The Lost English Girl, a review by Di

posted in: 5 star read, Di | 0

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THE LOST ENGLISH GIRL
Julia Kelly

Simon and Schuster Canada
March 7, 2023
416 pages

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This is another book that I was attracted to because of the cover. That, and the review of a fellow reviewer whose taste in books is very similar to mine. The cover and my friend, the reviewer, did not disappoint me.

It did not take long to get lost in this story. Viv gets pregnant before marriage, her beau (Joshua) agrees to marry her but leaves her right after the ceremony (literally) and leaving Viv and her baby girl to live with her extremely controlling mother and father. Due to the dangers of WW2, Viv is persuaded to send her 4 year old girl to live in the country for safety.

The story is mostly told from two points of view. Viv’s story details how she gets along during the war, raising little Maggie. Joshua’s story tells a little about his life in New York and then how he survives as a navigator in the RAF. There are letters written by the characters too, interspersed, to move the story forward.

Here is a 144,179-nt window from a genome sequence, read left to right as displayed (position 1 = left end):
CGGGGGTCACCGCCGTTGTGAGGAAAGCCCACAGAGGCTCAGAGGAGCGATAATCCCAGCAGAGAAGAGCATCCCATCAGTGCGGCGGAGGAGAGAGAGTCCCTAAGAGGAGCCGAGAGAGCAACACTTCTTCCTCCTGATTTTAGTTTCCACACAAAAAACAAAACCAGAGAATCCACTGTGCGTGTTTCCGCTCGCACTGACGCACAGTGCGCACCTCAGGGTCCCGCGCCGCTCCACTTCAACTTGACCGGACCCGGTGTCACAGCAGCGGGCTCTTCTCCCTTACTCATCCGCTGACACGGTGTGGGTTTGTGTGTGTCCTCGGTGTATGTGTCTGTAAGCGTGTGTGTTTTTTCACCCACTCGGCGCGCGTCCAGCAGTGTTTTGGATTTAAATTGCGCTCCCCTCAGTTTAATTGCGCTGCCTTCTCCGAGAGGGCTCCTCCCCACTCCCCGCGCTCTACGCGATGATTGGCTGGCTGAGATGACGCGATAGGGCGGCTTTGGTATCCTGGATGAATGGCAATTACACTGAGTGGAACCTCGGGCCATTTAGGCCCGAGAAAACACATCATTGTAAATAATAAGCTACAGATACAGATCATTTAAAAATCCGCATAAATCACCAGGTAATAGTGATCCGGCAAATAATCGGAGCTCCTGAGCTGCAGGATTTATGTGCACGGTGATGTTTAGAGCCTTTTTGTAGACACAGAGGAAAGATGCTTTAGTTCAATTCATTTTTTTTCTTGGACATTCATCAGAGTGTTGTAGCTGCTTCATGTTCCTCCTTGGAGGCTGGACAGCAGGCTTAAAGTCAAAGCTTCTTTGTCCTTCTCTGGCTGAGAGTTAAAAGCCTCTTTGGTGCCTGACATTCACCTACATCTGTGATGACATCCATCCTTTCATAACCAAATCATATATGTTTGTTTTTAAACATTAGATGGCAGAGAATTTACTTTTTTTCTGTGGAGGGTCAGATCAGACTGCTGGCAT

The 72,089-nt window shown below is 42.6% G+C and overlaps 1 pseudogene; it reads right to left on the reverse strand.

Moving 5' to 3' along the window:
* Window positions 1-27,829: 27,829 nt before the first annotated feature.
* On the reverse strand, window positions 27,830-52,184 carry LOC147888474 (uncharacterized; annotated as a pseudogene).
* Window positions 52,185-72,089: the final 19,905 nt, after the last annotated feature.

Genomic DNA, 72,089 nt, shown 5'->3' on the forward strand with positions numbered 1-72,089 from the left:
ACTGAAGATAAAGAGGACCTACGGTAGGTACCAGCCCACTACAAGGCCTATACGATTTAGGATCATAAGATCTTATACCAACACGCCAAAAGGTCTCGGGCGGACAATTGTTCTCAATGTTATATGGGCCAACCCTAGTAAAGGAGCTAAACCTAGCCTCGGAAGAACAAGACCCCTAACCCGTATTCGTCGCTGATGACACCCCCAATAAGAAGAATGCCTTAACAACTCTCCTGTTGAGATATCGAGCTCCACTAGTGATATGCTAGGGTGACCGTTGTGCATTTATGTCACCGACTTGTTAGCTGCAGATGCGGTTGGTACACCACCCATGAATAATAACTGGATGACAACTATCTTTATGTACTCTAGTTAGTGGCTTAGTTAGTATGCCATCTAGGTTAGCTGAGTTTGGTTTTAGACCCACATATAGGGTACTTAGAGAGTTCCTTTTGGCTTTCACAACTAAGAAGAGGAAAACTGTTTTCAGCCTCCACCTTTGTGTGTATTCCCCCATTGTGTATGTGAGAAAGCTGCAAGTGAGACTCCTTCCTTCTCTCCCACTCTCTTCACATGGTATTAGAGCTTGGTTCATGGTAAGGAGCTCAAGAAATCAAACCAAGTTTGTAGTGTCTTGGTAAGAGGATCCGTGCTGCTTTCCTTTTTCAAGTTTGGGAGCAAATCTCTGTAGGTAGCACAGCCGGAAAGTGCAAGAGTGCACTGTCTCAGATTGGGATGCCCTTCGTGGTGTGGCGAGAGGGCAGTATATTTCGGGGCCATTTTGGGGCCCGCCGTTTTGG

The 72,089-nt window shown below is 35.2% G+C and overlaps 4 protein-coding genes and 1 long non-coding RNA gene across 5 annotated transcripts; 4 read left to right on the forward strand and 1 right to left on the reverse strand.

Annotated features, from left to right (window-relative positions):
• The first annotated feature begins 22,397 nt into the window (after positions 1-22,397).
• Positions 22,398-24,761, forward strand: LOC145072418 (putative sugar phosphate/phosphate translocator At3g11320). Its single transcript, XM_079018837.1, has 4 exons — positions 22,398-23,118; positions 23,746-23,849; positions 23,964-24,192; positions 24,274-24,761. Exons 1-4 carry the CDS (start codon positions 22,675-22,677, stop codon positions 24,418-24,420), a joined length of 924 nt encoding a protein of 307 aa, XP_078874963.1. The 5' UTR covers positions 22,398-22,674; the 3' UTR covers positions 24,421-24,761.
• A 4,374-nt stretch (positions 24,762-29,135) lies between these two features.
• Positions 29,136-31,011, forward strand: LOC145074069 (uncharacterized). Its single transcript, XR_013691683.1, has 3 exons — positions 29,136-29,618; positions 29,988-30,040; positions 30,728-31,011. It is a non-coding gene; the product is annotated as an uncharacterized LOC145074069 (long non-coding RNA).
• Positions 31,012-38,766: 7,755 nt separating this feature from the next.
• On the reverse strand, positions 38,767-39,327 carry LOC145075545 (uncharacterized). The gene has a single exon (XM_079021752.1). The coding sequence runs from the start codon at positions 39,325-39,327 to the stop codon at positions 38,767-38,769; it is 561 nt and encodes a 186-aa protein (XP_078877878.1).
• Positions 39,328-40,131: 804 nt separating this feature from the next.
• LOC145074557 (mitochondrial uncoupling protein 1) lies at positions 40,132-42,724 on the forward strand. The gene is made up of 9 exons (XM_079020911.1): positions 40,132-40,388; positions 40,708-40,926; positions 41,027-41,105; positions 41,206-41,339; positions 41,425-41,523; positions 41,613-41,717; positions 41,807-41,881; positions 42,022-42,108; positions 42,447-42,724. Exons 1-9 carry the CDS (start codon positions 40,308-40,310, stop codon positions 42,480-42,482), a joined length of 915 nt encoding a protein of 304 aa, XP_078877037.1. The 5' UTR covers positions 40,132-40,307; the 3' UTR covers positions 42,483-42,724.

The characters are well developed and they evolve. Viv loves her daughter fiercely and dreams of happiness with her. Joshua starts out as an irresponsible and heartless young man but as life confronts him he matures. Viv’s mother is beyond loathsome. She thinks she is a devoted Catholic but I think she is the Devil incarnate.

There was a huge twist around the middle of the book, the another twist closer to the end. Both took me by surprise.

There are many themes present throughout: tragedy, anti-semitism, estrangement, family.

The book ended with lots of hope. I was satisfied with the ending.

The author’s notes at the end were very interesting. She explains to the reader how many of the incidents were based on family history. That fact always puts a personal touch on a story.

Thank you to NetGalley and the publisher for the Advance Readers Copy.

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